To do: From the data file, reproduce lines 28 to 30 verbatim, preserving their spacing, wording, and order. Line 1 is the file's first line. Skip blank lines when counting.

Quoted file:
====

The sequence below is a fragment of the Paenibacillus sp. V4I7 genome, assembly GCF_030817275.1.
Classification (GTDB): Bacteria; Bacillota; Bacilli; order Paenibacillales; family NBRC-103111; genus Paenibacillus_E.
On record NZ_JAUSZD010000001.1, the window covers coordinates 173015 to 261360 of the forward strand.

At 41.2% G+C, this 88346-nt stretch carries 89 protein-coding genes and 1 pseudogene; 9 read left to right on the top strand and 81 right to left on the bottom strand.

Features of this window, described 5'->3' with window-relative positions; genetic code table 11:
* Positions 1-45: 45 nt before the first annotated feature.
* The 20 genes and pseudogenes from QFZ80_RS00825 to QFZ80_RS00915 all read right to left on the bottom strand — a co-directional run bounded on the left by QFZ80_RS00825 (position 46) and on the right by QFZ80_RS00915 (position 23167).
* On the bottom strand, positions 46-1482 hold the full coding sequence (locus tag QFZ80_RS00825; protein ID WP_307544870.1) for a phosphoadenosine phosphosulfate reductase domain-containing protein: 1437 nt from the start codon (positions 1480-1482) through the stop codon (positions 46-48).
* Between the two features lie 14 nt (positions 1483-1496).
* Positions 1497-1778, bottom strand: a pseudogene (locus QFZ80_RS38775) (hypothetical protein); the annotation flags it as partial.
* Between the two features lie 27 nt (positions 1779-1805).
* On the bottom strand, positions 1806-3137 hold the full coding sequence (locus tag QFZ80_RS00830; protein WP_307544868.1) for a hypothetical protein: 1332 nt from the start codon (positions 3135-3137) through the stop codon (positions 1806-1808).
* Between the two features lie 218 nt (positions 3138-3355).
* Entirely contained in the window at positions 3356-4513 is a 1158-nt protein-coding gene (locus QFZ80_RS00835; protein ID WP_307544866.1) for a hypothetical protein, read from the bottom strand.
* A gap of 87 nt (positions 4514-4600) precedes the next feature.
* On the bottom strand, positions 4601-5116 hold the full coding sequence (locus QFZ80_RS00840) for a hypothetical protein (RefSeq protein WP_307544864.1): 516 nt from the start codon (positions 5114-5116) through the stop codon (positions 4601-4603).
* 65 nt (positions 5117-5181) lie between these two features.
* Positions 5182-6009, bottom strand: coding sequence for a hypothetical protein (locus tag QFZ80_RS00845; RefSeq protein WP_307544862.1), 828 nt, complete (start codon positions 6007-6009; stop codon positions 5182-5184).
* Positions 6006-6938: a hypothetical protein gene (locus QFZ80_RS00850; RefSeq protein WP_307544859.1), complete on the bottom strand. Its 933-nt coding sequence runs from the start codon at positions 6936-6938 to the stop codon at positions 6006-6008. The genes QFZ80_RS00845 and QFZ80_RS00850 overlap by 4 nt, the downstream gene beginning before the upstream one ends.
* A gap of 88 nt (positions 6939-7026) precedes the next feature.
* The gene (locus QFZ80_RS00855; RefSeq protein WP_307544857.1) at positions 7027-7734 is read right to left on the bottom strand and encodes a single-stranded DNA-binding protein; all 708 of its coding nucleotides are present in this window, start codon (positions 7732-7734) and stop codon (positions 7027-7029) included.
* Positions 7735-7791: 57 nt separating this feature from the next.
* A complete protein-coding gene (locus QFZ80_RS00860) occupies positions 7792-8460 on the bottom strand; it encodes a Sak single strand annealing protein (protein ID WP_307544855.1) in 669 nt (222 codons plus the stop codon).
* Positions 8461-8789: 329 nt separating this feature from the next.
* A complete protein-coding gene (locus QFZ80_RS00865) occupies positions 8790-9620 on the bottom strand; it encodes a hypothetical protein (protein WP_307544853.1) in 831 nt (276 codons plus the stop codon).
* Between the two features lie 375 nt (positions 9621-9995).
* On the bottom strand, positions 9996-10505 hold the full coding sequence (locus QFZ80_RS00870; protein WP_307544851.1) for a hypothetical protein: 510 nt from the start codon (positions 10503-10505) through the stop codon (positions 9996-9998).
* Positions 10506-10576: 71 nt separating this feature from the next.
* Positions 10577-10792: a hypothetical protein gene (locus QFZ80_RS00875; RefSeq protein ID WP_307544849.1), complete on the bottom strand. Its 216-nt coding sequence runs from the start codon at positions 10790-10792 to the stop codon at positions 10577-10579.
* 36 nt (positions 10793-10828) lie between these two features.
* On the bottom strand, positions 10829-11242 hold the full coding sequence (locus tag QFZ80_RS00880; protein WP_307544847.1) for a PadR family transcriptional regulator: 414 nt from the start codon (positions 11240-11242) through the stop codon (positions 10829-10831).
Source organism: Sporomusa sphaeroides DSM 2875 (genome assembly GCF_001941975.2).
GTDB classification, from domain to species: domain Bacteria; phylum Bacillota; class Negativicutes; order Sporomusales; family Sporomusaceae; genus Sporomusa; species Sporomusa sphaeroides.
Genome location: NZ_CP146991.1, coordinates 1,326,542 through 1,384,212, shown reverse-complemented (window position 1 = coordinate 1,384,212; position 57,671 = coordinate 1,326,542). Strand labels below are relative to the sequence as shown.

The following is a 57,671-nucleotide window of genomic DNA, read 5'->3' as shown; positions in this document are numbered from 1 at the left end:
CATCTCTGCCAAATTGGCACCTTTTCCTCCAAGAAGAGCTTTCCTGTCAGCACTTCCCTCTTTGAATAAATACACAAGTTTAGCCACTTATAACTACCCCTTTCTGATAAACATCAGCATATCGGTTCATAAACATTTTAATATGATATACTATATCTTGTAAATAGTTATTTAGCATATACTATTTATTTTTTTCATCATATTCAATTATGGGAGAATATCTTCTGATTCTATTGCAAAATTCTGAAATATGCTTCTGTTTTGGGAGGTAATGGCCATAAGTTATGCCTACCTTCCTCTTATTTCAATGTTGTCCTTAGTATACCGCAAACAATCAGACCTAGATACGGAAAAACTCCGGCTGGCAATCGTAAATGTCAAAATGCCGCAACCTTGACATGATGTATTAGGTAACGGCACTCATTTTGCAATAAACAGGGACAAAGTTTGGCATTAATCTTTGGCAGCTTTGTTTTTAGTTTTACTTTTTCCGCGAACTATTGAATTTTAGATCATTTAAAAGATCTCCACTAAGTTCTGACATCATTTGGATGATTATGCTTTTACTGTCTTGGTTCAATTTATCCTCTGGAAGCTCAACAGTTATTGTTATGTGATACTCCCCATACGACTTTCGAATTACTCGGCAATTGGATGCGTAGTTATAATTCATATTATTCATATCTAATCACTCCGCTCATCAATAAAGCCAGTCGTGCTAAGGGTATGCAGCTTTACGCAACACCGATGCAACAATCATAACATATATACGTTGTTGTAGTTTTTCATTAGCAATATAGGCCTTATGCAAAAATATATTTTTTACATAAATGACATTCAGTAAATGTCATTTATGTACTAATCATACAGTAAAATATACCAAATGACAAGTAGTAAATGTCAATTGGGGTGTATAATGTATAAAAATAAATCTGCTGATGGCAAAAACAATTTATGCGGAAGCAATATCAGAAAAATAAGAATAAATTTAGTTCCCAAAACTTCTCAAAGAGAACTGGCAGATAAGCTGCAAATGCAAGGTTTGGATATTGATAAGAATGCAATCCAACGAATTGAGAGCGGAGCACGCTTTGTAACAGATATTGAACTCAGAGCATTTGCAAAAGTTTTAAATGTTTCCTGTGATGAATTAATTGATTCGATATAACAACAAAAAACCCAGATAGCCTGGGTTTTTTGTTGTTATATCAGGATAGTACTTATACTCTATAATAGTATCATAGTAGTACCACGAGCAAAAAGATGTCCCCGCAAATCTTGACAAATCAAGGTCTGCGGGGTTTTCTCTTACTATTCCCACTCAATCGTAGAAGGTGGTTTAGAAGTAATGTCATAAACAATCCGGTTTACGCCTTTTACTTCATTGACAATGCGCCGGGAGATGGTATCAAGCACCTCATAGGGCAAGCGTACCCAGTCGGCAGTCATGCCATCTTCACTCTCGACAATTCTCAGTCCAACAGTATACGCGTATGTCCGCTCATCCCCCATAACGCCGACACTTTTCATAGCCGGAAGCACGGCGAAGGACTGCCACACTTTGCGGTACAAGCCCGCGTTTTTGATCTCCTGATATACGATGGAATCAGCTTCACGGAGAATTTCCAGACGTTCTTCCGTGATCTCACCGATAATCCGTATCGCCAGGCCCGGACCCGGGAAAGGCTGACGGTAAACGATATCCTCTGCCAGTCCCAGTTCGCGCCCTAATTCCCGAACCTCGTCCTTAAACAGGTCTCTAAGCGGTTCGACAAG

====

* Positions 10506-10576: 71 nt separating this feature from the next.
* Positions 10577-10792: a hypothetical protein gene (locus QFZ80_RS00875; RefSeq protein ID WP_307544849.1), complete on the bottom strand. Its 216-nt coding sequence runs from the start codon at positions 10790-10792 to the stop codon at positions 10577-10579.
* 36 nt (positions 10793-10828) lie between these two features.